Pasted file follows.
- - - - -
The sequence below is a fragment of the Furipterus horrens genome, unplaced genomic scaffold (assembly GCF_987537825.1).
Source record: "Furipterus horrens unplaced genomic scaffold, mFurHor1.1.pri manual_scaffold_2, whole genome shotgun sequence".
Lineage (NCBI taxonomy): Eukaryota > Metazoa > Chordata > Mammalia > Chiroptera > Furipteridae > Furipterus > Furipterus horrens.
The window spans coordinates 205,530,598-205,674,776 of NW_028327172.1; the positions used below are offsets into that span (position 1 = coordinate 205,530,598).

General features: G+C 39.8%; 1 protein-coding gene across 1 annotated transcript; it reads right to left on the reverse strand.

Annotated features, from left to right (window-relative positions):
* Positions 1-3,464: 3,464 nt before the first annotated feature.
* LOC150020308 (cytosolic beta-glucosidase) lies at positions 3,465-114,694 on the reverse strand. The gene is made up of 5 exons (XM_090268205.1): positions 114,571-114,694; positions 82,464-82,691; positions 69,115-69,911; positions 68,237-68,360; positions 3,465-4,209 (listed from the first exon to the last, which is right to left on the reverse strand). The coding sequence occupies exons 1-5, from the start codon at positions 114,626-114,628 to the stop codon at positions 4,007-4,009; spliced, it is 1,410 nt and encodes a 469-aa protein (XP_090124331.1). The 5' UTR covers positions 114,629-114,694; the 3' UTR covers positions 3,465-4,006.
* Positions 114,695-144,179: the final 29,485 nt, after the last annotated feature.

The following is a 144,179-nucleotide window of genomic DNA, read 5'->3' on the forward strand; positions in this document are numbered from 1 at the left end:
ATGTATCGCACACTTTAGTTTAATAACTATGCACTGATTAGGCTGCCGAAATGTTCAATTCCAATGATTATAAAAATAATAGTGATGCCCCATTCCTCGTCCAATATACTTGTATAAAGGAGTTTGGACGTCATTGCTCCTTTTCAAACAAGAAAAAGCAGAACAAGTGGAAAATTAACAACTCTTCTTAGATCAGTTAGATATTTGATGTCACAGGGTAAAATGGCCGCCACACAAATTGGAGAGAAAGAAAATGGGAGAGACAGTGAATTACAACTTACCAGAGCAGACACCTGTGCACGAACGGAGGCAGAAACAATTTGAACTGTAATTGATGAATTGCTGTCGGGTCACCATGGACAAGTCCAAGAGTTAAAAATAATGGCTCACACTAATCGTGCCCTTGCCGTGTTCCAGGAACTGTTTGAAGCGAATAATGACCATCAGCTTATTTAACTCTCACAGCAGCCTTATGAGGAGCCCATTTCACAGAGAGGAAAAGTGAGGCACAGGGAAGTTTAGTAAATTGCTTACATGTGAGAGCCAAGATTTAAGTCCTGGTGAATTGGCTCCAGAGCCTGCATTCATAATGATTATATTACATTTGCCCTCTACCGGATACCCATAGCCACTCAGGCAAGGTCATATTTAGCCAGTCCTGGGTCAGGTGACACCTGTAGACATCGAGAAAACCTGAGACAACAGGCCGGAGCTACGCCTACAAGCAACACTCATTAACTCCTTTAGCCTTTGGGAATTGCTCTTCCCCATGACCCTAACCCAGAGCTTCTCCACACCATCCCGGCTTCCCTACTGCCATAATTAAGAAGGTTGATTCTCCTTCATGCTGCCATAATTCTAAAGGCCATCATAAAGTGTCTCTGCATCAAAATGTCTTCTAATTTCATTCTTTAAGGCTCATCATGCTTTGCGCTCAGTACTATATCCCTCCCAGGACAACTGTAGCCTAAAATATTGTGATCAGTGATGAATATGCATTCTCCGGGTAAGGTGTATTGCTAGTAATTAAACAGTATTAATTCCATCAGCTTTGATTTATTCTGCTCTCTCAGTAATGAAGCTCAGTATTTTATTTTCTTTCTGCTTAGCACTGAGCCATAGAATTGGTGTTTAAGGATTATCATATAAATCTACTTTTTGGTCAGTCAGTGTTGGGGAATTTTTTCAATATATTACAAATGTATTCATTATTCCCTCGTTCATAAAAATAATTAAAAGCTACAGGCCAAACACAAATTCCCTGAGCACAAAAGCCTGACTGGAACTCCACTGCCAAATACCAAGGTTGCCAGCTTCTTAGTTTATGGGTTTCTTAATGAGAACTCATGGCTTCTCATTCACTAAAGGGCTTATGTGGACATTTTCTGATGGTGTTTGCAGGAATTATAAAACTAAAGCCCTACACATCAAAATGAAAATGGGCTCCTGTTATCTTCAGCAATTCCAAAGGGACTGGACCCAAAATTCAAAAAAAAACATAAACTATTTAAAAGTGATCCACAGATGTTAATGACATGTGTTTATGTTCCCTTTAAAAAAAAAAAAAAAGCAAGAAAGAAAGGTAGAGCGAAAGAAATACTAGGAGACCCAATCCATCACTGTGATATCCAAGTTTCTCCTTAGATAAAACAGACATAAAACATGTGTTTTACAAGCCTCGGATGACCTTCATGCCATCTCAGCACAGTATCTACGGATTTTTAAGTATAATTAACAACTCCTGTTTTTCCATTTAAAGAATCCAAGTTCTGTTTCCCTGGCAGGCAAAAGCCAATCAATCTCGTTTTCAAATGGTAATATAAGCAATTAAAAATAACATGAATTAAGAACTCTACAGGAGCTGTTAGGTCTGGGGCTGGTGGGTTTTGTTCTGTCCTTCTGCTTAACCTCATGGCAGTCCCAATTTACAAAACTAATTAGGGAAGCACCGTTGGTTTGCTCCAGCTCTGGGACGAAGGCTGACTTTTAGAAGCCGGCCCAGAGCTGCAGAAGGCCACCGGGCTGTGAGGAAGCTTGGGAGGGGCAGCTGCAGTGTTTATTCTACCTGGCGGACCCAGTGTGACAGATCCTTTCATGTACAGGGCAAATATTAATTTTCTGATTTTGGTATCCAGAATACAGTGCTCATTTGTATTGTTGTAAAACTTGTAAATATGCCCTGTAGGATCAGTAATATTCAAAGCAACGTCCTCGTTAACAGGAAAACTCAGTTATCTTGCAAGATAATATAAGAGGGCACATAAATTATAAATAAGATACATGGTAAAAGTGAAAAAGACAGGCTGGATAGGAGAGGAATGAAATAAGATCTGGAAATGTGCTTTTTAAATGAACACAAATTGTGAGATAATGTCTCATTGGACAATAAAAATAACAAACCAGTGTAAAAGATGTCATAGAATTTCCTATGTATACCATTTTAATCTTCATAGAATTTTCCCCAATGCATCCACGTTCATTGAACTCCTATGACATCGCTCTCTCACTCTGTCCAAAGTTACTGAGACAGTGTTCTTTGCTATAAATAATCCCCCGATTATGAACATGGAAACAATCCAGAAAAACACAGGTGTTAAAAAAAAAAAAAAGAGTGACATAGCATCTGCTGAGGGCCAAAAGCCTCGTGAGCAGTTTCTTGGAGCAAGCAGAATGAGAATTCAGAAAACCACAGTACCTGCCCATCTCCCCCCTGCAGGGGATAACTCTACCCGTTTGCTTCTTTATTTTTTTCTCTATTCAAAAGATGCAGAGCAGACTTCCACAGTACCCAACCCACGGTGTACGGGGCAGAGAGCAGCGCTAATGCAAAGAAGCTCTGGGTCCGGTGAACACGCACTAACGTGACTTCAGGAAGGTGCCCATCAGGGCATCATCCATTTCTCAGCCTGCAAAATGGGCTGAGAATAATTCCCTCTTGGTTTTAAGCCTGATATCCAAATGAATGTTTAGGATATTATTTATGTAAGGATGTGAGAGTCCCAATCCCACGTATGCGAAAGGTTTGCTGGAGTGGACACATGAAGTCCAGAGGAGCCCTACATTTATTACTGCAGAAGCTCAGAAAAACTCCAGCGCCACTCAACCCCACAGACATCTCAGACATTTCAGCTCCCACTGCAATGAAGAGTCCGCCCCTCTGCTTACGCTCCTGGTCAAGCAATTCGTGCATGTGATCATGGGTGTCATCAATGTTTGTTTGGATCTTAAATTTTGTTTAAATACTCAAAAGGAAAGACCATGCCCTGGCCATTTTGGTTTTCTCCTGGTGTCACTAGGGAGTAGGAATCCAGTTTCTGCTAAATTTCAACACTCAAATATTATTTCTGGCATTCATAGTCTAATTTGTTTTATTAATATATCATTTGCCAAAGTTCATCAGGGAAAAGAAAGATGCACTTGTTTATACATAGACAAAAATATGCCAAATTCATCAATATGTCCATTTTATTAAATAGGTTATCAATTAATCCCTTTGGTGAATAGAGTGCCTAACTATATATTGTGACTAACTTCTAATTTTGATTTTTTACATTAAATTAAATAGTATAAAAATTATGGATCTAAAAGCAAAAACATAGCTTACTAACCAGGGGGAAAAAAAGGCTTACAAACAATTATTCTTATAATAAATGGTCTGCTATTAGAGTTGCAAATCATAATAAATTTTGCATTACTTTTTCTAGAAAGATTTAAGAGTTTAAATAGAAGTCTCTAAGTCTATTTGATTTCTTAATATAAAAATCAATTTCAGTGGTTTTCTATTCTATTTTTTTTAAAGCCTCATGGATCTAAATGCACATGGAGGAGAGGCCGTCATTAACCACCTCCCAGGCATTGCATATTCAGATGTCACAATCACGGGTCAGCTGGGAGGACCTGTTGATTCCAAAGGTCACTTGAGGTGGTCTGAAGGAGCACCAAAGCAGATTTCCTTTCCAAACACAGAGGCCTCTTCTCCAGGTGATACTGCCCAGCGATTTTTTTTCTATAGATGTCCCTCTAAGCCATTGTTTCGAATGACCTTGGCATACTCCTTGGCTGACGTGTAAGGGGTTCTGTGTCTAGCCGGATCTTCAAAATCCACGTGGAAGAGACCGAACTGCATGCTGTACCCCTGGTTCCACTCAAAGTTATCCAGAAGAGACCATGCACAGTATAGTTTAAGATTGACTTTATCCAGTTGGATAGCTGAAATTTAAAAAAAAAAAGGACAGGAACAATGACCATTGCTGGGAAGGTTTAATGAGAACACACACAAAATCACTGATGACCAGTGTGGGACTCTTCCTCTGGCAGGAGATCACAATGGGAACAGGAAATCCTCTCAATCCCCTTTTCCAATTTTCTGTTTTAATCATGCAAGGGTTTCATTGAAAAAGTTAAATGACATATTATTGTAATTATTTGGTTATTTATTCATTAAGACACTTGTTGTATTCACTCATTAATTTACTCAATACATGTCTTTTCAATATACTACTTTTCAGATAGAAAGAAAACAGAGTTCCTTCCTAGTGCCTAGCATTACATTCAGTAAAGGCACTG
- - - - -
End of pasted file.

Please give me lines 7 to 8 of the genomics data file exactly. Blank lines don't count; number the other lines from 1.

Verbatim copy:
* Positions 1-3,464: 3,464 nt before the first annotated feature.
* LOC150020308 (cytosolic beta-glucosidase) lies at positions 3,465-114,694 on the reverse strand. The gene is made up of 5 exons (XM_090268205.1): positions 114,571-114,694; positions 82,464-82,691; positions 69,115-69,911; positions 68,237-68,360; positions 3,465-4,209 (listed from the first exon to the last, which is right to left on the reverse strand). The coding sequence occupies exons 1-5, from the start codon at positions 114,626-114,628 to the stop codon at positions 4,007-4,009; spliced, it is 1,410 nt and encodes a 469-aa protein (XP_090124331.1). The 5' UTR covers positions 114,629-114,694; the 3' UTR covers positions 3,465-4,006.